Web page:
As India plans to introduce a new law to prohibit all 'private cryptocurrencies' in the country, the industry stakeholders have come out in unison, hoping that the government will listen to all the stakeholders before taking any decision.
Among the bills lined up for consideration during the Budget Session of Parliament is the 'Cryptocurrency and Regulation of Official Digital Currency Bill, 2021' that will create a facilitative framework for creation of the official digital currency to be issued by the Reserve Bank of India.
The Bill also seeks to prohibit all private cryptocurrencies in India. However, it allows for certain exceptions to promote the underlying technology of cryptocurrency and its uses.
"Since the government is considering introducing the Bill during this session of Parliament, we are sure the government will definitely listen to all the stakeholders before taking any decision," said Sumit Gupta, co-founder and chief executive of CoinDCX, a cryptocurrency exchange in India.
"We are talking to other stakeholders and will definitely initiate deeper dialogue with the government and showcase how we can actually create a healthy ecosystem in unison," he said in a statement.
The Reserve Bank of India (RBI) is already exploring the possibility as to whether there is a need for a digital version of fiat currency and in case there is, then how to operationalise it.
The RBI made the remarks in a booklet titled "Payment and Settlement Systems in India" released last week.
The apparent softening in RBI's stand on cryptocurrency came after the Supreme Court last year set aside a circular issued by the RBI that barred any entity from providing banking services to anyone dealing with virtual or cryptocurrencies.
The RBI in its booklet on payment systems noted that central banks around the world are examining whether they could leverage on technology and issue fiat money in digital form.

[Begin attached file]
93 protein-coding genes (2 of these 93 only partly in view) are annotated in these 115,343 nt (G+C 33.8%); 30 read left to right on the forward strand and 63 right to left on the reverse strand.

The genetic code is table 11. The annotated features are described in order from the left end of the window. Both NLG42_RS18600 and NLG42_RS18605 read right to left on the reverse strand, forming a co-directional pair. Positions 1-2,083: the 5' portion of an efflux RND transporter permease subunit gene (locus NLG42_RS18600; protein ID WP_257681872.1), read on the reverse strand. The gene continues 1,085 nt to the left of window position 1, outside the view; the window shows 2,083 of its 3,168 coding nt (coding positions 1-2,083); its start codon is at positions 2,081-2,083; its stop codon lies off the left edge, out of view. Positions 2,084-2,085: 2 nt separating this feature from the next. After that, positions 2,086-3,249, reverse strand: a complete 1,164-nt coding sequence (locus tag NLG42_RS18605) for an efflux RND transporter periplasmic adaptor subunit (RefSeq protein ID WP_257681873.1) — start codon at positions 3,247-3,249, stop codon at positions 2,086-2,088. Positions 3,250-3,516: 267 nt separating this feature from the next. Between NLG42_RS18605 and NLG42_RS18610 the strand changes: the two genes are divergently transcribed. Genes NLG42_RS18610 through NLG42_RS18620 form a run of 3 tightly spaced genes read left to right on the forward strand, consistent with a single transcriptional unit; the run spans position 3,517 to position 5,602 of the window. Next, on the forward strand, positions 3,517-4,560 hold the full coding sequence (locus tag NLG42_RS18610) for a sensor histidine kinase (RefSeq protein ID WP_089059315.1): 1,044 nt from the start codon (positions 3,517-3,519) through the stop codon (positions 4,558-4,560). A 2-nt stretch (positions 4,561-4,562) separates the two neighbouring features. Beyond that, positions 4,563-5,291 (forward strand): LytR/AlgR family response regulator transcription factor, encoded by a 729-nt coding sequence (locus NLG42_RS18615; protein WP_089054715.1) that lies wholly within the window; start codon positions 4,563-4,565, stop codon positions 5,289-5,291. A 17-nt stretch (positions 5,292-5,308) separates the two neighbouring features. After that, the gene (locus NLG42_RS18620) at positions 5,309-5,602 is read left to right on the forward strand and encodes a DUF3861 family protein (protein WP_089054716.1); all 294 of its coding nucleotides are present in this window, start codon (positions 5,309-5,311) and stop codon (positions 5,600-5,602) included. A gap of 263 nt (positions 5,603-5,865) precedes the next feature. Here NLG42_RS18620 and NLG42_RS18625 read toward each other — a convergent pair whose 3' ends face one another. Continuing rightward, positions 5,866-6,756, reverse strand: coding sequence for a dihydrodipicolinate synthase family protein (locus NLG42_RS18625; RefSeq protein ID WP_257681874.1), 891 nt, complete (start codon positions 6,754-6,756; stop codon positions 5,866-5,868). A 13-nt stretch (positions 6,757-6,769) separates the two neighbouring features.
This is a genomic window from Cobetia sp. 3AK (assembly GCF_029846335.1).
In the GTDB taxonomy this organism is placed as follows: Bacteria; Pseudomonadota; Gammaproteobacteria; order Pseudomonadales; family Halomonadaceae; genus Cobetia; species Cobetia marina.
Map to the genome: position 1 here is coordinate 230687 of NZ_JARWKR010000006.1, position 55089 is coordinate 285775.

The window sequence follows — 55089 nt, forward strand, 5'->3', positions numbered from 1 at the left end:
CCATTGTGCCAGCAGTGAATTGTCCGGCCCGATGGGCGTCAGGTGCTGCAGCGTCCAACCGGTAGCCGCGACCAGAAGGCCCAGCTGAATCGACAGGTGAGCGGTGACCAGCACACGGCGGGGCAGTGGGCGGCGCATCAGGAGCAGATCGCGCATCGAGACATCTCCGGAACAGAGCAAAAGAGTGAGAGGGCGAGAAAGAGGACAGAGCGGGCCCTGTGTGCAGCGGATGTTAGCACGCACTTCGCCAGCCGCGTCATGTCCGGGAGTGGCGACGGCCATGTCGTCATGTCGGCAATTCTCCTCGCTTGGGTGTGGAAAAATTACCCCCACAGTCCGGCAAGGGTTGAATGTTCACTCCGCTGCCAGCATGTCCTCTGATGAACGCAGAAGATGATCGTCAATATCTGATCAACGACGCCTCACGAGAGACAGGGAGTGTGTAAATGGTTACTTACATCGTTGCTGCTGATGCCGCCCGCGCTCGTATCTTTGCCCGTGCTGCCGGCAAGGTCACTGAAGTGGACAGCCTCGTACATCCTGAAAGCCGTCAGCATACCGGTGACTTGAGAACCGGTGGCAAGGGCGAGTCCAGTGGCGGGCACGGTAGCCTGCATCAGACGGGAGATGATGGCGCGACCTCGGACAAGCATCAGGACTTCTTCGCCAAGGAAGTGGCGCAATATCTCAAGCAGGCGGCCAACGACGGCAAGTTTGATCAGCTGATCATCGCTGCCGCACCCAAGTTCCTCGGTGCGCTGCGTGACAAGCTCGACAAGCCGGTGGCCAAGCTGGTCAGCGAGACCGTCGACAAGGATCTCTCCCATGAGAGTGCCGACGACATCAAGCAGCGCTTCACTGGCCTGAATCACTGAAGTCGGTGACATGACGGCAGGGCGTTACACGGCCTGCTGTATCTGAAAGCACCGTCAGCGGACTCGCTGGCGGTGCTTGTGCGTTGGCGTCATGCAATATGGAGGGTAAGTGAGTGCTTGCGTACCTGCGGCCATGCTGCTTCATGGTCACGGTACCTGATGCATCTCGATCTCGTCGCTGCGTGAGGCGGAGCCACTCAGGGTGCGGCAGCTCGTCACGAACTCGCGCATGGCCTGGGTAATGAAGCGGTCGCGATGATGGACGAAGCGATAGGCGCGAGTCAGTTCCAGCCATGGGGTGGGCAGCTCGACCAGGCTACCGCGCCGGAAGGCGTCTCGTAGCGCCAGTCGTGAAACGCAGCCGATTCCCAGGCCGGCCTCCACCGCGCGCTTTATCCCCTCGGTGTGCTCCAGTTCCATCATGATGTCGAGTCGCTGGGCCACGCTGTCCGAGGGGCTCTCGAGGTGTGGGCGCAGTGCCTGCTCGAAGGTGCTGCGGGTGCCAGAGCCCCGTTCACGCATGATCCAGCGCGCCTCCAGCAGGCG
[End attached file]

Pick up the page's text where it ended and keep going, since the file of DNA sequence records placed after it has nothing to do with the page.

According to Kumar Gaurav, Founder and CEO, Cashaa, it is too early to comment on what exactly the term 'private cryptocurrency' refers to as per the new government draft.
"Further, understanding that cryptocurrency is a global and decentralised system, there is no way any government can ban it. That would require that kind of technology and control, which technically does not rest with anyone," Gaurav said.
"We are positive that the government will come up with regulations and policies that will put control on the scams and let the innovation in the industry, including the crypto like bitcoin, Cashaa, ethereum that are built on the public chain to grow and thrive," he added.
Rahul Pagidipati, CEO at ZebPay said that the digital currency Bill to be introduced before the Lok Sabha is a welcome step forward.
"Its success will depend on the details, particularly the definition of what the Bill calls 'private cryptocurrencies'. This is not a common term. Bitcoin is not privately owned by anyone. It is a public good, like the internet," Pagidipati said.
Bitcoin and most crypto assets are more like gold and not an alternative to government-issued legal tender.
"Crypto assets and digital government currency can coexist and together, they can bring tremendous benefits to the Indian economy," he noted.
With the overall value of all cryptocurrencies surpassing the $1 trillion mark and Bitcoin hovering over $33,000, industry experts have said that crypto may become the most important asset class of the 21st century and India needs to catch up fast with the global trend.